Saturday, 1 March 2014

FIlm Club - Disney goes 'Frozen'

Like most of my friends I have been a Disney fan since childhood. I remember watching the Lion King and Aladdin in the cinema, replaying the VHS of Aristocats until it neared breaking point and singing along to the Little Mermaid. The whole family would watch Christmas specials featuring snippets from all the classics, and I adored the Donald Duck & CO shorts (not to mention collected the magazines). 

But then something happened. Since around Finding Nemo times (the Pixar + Disney into the sea epic of 2003) a change was evident. Great stories were still being told, and great success was had on the early teen front (I'm looking at you Hannah Montana and High School Musical) but it was a while ago since that magic took me away to another world and truly sparkled. So when Frozen came along I felt more hesitant then excited.  

The idea behind this film dates all the way back to 1943 when Walt Disney himself tried to team up with Samuel Goldwyn to co-produce a biographical movie of Hans Christian Andersen. It would feature animated sequences of selected pieces of his famous stories including The Little Mermaid, The Tin Soldier, The Ugly Duckling, The Emperor's New Clothes and (drum roll) the Snow Queen (originally a very dark and twisty story). 

However the animators encountered trouble with adapting the Queen and relating the character to their audiences, despite the great potential being evident in the material. The collaboration was scrapped (Goldwyn did their own live-action version in 1952 by the way) and it wasn't until the 90s that serious plans for the Snow Queen re-emerged.  

Sadly though the project was once again scrapped in 2002, despite support and varied pitches for alternative approaches to the story. In 2008 the project was re-branded 'Anna and the Snow Queen', still with the aim to create an old-school traditionally animated flick but by 2010 development swallowed the idea. Then finally, off the back of Tangled's success, 'Frozen' was not just given the go ahead but an official release date was set. 

The film was set to be a computer animated feature with limited traditional hand-drawn animation mixed in, directed by Chris Buck. A new version of the original was developed, including evolving the new character of Anna as Elsa's younger sibling to ensure the characters and their story-lines resonated. The film's look was created with a mix of the Ice Hotel in Quebec and the landscape of Norway in mind, and the Sami people provided a lot of inspiration for the society portrayed. 

So did it work? 

Well, the final result was a heartfelt and action-packed sing-along comedy (yup, you heard me) rooted in family and love. Recently crowned queen Elsa (the Snow Queen) has accidentally trapped the kingdom of Arendelle in eternal winter after an incident that saw her fleeing her home to seek refuge in the mountains. Her little sister Anna, our quirky, clumsy, brave and thoroughly hilarious constant optimist, sets off on her own adventure to bring her sister, and summer, back. Along the way she teams up with Kristoff, the vaguely anti social mountain man, his loyal reindeer Sven, and the brilliant snowman Olaf who dreams of sunshine and heat. Haunted by her magical icy powers that saw her almost killing her younger sibling when they were kids, Elsa isolates herself convinced no one can help her. Can Anna bring her back and save both her sister and Arendelle? Cue drama and sing-along!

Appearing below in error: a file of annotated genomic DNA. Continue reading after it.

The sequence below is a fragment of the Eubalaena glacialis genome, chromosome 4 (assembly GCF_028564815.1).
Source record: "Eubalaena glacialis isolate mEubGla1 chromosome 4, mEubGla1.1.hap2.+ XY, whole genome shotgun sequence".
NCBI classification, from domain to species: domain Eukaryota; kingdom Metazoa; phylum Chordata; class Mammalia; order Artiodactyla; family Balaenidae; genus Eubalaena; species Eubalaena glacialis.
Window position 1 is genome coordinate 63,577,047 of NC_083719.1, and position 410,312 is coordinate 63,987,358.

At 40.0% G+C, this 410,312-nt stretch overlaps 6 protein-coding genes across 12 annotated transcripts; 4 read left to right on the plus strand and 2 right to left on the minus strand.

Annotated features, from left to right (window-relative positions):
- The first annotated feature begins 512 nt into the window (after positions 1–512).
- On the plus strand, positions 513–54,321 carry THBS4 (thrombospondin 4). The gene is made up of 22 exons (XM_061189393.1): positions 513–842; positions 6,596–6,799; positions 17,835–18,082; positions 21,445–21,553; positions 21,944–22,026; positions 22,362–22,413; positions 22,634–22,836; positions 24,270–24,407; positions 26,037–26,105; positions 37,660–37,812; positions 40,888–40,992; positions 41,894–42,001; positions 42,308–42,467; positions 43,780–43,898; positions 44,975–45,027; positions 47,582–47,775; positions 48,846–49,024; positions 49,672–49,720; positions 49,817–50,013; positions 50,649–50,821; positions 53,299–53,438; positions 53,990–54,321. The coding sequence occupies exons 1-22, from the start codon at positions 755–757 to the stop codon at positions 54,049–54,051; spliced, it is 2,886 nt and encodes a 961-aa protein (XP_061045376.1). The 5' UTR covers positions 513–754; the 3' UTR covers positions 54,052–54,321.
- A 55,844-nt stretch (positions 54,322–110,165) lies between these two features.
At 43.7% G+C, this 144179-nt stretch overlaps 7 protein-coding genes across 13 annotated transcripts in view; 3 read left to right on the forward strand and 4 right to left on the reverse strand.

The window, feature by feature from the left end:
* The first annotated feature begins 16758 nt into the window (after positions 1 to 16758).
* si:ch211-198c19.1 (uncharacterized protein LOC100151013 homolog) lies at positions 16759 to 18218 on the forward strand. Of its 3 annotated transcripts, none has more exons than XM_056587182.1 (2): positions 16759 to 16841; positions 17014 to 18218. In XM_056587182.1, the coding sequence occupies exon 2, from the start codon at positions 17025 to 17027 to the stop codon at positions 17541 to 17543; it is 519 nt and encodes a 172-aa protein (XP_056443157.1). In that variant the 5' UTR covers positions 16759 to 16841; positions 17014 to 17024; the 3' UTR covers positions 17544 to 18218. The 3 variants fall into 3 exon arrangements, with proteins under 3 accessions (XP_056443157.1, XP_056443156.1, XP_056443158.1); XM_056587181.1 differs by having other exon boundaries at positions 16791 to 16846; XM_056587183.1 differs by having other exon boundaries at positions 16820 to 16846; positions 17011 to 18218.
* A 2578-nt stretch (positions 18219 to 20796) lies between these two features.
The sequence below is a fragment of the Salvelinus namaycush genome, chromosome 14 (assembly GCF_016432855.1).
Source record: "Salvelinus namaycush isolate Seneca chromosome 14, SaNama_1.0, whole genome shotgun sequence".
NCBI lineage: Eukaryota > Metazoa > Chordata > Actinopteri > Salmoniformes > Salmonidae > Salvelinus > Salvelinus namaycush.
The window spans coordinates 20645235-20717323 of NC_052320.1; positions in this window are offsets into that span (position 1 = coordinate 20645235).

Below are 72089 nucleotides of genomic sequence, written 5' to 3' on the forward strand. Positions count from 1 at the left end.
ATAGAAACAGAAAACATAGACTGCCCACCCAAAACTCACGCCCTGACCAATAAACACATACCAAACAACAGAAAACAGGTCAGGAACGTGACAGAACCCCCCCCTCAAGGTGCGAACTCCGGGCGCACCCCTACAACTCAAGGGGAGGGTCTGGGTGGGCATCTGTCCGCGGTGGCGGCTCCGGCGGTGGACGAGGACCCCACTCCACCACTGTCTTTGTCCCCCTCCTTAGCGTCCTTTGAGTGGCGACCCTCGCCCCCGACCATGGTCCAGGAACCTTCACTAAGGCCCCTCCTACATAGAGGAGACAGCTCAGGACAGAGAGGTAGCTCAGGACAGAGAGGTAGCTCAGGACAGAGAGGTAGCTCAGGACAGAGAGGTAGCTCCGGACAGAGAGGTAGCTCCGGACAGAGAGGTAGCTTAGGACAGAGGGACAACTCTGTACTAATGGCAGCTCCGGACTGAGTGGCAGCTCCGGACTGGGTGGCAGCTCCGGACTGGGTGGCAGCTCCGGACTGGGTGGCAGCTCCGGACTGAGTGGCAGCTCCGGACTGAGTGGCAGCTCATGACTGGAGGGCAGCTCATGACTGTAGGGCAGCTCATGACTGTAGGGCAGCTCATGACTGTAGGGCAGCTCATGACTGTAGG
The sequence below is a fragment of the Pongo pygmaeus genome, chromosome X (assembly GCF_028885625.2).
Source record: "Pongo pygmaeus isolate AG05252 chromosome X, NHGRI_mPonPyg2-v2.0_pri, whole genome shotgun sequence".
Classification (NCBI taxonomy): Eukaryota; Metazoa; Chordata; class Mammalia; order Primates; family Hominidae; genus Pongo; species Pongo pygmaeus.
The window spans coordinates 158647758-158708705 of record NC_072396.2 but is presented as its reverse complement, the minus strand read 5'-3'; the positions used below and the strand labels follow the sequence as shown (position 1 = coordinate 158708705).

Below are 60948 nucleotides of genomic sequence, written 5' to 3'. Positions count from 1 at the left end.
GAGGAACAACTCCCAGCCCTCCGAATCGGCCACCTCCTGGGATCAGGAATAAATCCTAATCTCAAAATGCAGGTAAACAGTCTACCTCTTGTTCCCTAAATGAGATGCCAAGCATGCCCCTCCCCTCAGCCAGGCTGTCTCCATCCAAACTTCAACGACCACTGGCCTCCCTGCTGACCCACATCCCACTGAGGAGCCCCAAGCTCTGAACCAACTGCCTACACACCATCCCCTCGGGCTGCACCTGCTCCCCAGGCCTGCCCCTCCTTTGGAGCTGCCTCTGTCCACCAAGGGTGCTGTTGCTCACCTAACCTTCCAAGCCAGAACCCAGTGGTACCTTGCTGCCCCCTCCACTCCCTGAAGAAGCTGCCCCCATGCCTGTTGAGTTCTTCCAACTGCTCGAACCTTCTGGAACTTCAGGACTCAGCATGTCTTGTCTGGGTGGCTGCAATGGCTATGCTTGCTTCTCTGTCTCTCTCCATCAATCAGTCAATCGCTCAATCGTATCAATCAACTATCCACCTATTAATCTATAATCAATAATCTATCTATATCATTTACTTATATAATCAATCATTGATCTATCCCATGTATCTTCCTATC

With one of the best Disney sound tracks in years, well written comedy throughout and loveable characters it certainly is worth a watch whatever your age. A re-used classic mixing the right amount of drama, action, comedy and song this certainly proves Disney's still got 'it'.  

My personal favourites throughout the movie were Olaf the snow man (who reminded me a lot of Pingu the penguin who longs for summer) and Anna (how can you not love her), but every character worked well with the story and overall the film kept me hooked.  

My main concern  (spoiler alert), which begun early on when Anna meets Hans and gets engaged five minutes later, was the outcome with two strong female leads. Sparkly dresses, princes and mountain men... Was this building up to be a cliched princess story with a '...happily ever after' once they had shared a true love's kiss? However, Disney surprised in the best of ways. Sticking to one of the themes it does best the twist centred us back where it all begun; family. 

I honestly cannot describe how happy the ending made me, I can sense quite a few sing alongs and re-watches in the future. And let's not forget... Kristen Bell can sing! The lady has some serious pipes to her, and she works her quirky charm in there bringing life to Anna's character.

So for the effort this 70+ years in the making film gets four and a half cute kittens. Well worth a watch, just keep tissues at the ready and prepare the neighbours for your singing voice. 



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